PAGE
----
Religious Diversity News

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Shabbat Across America

Source: The Baltimore Sun

On March 12, 1999, The Baltimore Sun published an
article on the third annual “Shabbat Across America,” which is an
event sponsored by the National Jewish Outreach Program (NJOP) to
offer a traditional Shabbat service on this Friday to non-religious
or marginally religious Jews in over 700 synagogues across the United
States and Canada. The event is a united effort by the four major
Jewish branches and is offered in response to the growing J2K (Jewish
2000) problem. Rabbi Ephraim Buchwald, founder and director of NJOP,
stated that “as the year 2000 approaches and as Jewish assimilation
continues to proliferate on this continent, too many Jews have no
opportunity to participate in a traditional Shabbat service
surrounded by friends and family members.” The Shabbat service
offered will include explanations of the prayers and rituals.

International Academy of Buddhism

Source: No source given.

On March 10, 1999, Hsi Lai University in Rosemead, California
announced that the International Academy of Buddhism (IAB) came into existence on
January 1, 1999 and that it has been approved as an Associated Center
for research and training of the World Buddhist University. Located
on the Hsi Lai campus, the IAB serves to support the efforts of Fo
Guang Shan to further the ideals and objectives of Humanistic
Buddhism.

Shiite Muslim Community Denied Zoning Permit for Mosque in Connecticut

Source: The Hartford Courant

On March 9, 1999, The Hartford Courant reported that the
Jafaria Association, which has undergone a year long effort to
establish a mosque in Meriden, CT, was denied a zoning permit on the
grounds that it would create too much traffic. Although a dozen
churches have been granted permits in Meriden over the past three
decades, the Jafaria Association’s efforts were denied largely
because of a neighborhood protest that claimed the new mosque would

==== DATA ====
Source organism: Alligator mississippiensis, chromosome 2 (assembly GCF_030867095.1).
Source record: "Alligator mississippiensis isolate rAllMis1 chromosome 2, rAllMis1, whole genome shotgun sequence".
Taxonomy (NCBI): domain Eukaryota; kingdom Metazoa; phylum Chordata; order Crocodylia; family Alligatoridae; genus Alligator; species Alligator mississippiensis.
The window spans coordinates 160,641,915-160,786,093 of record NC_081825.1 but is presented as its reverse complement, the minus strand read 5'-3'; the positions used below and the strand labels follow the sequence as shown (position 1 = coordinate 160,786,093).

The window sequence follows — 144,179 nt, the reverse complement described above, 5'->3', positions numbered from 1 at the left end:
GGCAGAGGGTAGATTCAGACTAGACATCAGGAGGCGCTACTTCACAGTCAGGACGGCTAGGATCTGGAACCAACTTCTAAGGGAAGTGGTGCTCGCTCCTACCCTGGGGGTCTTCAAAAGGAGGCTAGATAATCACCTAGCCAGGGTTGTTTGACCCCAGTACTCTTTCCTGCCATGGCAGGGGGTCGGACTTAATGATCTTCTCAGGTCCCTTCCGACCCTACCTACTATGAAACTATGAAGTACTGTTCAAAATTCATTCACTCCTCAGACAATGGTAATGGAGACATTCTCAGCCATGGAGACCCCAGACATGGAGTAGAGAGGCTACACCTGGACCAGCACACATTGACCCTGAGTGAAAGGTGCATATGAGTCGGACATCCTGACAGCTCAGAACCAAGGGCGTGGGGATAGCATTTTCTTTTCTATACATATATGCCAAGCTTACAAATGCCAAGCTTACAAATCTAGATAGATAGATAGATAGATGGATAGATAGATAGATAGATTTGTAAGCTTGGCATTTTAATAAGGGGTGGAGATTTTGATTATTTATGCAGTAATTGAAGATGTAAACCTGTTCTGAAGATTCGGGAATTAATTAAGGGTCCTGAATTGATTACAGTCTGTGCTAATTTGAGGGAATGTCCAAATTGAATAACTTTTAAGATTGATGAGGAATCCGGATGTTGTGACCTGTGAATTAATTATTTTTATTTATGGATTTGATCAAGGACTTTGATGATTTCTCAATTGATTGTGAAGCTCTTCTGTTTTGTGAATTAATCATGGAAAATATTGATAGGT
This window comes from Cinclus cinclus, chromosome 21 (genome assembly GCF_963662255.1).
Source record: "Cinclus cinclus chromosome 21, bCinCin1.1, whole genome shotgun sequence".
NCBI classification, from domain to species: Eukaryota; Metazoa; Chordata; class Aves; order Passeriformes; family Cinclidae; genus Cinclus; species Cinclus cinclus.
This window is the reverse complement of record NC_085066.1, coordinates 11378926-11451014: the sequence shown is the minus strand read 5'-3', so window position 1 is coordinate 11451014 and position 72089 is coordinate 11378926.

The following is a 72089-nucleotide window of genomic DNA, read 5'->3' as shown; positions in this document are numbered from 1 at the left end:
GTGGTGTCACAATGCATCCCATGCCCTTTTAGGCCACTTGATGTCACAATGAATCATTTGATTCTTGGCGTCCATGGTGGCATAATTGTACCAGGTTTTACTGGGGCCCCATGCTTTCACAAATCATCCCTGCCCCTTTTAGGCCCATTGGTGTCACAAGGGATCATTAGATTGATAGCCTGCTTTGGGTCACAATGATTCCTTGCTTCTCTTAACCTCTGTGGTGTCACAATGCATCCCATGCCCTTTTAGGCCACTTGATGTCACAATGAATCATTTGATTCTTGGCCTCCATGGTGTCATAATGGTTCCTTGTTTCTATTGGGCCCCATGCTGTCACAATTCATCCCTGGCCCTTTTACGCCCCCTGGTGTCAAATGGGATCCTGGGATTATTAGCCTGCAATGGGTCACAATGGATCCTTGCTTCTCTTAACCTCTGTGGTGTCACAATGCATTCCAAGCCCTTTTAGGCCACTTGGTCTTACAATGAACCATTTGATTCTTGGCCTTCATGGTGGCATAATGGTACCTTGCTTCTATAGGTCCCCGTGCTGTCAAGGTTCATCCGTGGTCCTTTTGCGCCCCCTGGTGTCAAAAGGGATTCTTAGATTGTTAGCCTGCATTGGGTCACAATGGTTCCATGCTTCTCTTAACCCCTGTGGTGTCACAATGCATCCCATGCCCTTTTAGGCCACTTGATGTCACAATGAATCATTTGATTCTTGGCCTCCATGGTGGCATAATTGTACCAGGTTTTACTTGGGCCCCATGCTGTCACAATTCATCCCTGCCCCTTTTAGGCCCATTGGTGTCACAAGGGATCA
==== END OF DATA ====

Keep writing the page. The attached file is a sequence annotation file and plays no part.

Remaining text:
create too much traffic on the weekends. Syed Naqvi, president of the
Jafaria Association, stated that they probably will not appeal the
decision: “Even if we were to win and get the building, what would be
the point. If neighbors don’t want us there, we don’t want to be
upsetting to anyone.” If the permit for the mosque had been granted,
it would have been the first Shiite mosque in Connecticut.

Muslim Women File Religious Discrimination Suit

Source: The Washington Post

On March 3, 1999, The Washington Post published an
article on the religious discrimination complaint filed by five
Muslim women with the Equal Employment Opportunity Commission. The
Muslim women contend that they were fired from a Dulles International
Airport security firm for refusing to remove their Islamic head
scarves. The suit, which names Argenbright Security Inc. and United
Airlines as respondents, alleges a civil rights violation based on
federal law that requires employers to accommodate religious
practices on the job. Argenbright was also involved in a suit at the
Denver International Airport that claimed Argenbright refused to
accept job applications from two women who were wearing head scarves.
That case was settled out of court.

New Rabbinical Organization Brings Together Four Branches of Judaism

Source: The Arizona Republic

On February 27, 1999, The Arizona Republic reported on
the formation of the North American Boards of Rabbis, which is a new
federation of local rabbinical boards that includes the four major
branches of Judaism. A similar organization, the Synagogue Council of
America, fell apart five years ago because of differences among the
Orthodox. Marc Schneier, who is president of the metropolitan New
York Board of Rabbis, was chosen as the first president of the new
organization.

Restaurant Pays Sikh Man For Religious Discrimination

Source: The New York Times

On February 25, 1999, The New York Times reported that
El Quijote, a Spanish restaurant in Manhattan, paid a settlement of
$10,000 to Jaswinder Pal Singh for discriminating against his
religious expression. El Quijote, which has a policy of not allowing
men to wear headgear in the restaurant, refused to service Singh in
1996 because he was wearing a turban. Singh, who is a computer
science professor at Princeton University, filed a federal lawsuit in
1997 against El Quijote. In the settlement, the restaurant is going
to change their sign to read, “Men must not wear hats, except for
religious reasons.” Singh plans to donate the money to charity.